In 2010, the Netherlands shocked the world by making it all the way to the World Cup final in South Africa. This year, many believe this team diminished. The oldest of their squad have since moved on, and injuries to stars like midfielder Kevin Strootman and keeper Maarten Stekelenburg have further depleted their ranks. But if their remaining stars are on the same page, the Dutch could surprise everyone one more time.
The Netherlands qualified for the 2014 World Cup by dominating Group D of UEFA qualifying, finishing 11 points better than runner-up Romania. The Dutch had an astonishing +29 goal differential, allowing only five goals in the 10 games. The goals came in volume from star striker Robin van Persie, who notched 11 goals during the qualifying campaign, best in all of Europe. Their reward: being drawn into Group B along with defending champions Spain, and South American power Chile. Back to work, then.
Many believed that the Netherlands, famous for chronically underachieving in international competitions, finally got the monkey off their backs with their unexpected run to the finals in South Africa. But a pathetically uninspired performance in the 2012 European Championships—three straight losses and rumors of squad infighting—may have brought back reminders of their disappointing past. Even their romp through qualifying did little to allay fears, with their odds set at only 25-1 to win the tournament.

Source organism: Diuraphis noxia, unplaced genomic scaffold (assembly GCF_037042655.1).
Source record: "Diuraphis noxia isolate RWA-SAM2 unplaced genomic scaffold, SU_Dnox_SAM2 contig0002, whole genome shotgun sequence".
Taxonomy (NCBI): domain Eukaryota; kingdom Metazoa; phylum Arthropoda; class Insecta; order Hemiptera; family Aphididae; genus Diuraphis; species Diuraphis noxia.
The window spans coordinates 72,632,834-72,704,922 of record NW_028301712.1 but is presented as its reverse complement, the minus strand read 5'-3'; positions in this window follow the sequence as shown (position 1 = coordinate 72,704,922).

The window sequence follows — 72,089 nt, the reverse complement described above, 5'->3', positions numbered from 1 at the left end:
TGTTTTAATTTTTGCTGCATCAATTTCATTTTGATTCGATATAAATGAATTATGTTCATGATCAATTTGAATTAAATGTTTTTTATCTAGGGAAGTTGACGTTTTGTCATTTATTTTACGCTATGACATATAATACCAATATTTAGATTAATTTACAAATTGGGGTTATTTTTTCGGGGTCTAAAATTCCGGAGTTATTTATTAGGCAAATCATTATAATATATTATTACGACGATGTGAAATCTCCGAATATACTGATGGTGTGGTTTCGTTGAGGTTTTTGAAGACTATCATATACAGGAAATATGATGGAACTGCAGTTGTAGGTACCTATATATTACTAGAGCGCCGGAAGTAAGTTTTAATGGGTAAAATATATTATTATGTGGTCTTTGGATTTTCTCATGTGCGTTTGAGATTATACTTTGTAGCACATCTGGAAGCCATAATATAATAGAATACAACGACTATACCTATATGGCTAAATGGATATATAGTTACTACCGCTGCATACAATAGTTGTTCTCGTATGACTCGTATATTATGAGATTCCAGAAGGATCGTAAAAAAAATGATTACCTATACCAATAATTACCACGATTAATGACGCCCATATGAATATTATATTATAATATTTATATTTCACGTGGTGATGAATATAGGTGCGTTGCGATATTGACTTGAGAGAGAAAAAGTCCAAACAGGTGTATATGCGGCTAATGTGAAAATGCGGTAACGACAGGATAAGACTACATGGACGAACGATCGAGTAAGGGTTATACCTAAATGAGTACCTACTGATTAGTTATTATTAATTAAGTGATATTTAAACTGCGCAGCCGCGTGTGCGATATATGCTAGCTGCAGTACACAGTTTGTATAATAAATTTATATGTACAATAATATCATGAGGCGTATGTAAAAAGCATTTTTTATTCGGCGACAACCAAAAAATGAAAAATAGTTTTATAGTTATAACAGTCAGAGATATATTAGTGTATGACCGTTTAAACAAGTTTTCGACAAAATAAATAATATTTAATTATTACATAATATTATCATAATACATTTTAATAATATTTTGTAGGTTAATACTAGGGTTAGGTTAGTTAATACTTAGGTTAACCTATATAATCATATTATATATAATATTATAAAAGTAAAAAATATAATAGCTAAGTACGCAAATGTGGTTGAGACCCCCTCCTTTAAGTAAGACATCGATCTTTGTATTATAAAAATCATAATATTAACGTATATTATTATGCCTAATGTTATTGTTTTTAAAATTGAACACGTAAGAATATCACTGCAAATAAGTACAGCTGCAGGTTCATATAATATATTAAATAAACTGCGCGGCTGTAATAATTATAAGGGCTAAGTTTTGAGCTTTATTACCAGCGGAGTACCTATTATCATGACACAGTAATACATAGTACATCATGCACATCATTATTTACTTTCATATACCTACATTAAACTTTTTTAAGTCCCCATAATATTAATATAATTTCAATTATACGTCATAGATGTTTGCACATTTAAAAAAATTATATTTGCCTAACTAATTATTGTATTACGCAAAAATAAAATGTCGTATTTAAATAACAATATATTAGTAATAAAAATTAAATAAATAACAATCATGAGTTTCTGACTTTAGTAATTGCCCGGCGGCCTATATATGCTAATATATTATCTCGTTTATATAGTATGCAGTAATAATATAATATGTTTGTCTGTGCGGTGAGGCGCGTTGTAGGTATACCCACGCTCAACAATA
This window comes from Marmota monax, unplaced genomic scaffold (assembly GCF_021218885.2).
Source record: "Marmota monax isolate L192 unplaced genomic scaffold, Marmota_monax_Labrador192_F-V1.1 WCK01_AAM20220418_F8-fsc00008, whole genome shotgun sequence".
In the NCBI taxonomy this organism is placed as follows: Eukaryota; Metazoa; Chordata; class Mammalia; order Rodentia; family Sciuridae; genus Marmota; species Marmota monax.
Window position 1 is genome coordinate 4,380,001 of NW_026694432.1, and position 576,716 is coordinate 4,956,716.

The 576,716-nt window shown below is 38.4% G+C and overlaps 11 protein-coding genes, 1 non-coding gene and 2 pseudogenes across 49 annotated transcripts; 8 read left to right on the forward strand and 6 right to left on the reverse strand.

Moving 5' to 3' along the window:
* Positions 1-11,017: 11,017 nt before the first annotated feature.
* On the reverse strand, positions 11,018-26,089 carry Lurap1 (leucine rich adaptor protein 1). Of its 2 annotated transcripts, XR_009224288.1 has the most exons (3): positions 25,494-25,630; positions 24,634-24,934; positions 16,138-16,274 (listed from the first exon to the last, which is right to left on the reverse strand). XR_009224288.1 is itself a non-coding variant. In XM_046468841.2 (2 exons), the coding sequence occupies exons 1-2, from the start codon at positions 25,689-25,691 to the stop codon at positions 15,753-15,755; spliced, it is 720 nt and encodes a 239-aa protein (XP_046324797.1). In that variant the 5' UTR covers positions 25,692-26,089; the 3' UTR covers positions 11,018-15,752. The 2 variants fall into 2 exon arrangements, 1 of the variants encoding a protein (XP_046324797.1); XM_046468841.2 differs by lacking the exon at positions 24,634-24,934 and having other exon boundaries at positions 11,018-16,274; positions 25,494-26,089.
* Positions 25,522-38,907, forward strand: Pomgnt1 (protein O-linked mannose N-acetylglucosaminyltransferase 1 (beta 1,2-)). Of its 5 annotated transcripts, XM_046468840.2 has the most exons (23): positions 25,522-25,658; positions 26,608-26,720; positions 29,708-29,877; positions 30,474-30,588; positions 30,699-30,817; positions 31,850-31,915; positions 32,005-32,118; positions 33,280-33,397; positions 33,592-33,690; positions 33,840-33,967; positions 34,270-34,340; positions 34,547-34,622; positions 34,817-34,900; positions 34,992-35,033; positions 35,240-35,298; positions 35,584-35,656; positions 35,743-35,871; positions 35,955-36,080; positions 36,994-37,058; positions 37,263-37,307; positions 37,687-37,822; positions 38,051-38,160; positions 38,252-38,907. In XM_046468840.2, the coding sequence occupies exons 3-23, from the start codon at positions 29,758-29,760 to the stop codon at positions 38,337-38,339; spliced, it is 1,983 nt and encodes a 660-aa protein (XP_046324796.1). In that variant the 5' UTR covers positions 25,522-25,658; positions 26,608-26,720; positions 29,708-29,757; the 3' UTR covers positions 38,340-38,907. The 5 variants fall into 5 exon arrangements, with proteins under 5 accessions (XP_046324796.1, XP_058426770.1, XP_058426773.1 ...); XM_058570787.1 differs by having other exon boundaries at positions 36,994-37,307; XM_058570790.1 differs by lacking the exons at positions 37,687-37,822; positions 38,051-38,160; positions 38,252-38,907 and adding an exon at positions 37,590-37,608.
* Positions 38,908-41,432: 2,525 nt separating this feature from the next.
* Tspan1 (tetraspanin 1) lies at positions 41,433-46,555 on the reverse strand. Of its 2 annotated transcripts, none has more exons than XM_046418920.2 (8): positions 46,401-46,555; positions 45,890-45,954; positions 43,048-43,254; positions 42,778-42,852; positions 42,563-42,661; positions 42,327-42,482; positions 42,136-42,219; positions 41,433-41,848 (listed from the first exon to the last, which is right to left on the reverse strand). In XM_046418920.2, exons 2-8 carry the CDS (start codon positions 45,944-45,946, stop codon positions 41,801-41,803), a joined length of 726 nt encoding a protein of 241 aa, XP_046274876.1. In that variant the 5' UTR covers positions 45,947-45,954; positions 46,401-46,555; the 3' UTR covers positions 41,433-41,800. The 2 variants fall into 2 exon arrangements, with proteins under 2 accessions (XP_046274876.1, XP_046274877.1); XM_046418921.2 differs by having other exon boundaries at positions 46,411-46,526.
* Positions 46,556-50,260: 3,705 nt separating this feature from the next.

Adding to the potential for distraction is the situation of manager Louis van Gaal, who just signed on to be the new manager of Manchester United. Now I'm not saying van Gaal will be distracted, but you don't buy a brand new sports car and let it sit in your driveway until the lease on your Prius is up in a month.
Goalkeepers: Michel Vorm (Swansea City), Tim Krul (Newcastle United), Jasper Cillessen (AFC Ajax)
Defenders: Ron Vlaar (Aston Villa), Daryl Janmaat (Feyenoord), Bruno Martins Indi (Feyenoord), Stefan de Vrij (Feyenoord), Daley Blind (Ajax), Paul Verhaegh (FC Augsburg), Joel Veltman (AFC Ajax), Terence Kongolo (Feyenoord)
Midfielders: Wesley Sneijder (Galatasaray), Nigel de Jong (AC Milan), Jonathan de Guzman (Swansea City), Georginio Wijnaldum (PSV), Leroy Fer (Norwich City), Jordy Clasie (Feyenoord)
Forwards: Robin van Persie (Manchester United), Arjen Robben (FC Bayern), Klaas-Jan Huntelaar (Schalke 04), Dirk Kuyt (Fenerbahce), Jeremain Lens (Dinamo Kiev), Memphis Depay (PSV)
Louis Van Gaal
Robin van Persie, Forward
When healthy, and that's an exceptionally important qualifier, van Persie is one of the top five forwards in the world. Just check out this goal from last April:
Van Persie starts sprinting diagonally, away from the goal and the defenders. He sees the ball coming, measures up his steps, and without even thinking about settling it, launches a perfect volley in the upper corner. You can count on one hand the number of people in the world who would even think to do that.
But van Persie is often injured. He only made 21 league appearances for Manchester United this past season, though he did chip in 12 goals. His fragility extends to his temperament, as well. As far back as 2008, he's carried an ongoing feud with fellow national-teamer Wesley Sneijder. According to reports, the initial dispute started over who would take a free kick in a Euro 2008 game, before resurfacing at the 2010 World Cup when van Persie allegedly thought Sneijder should be substituted instead of himself.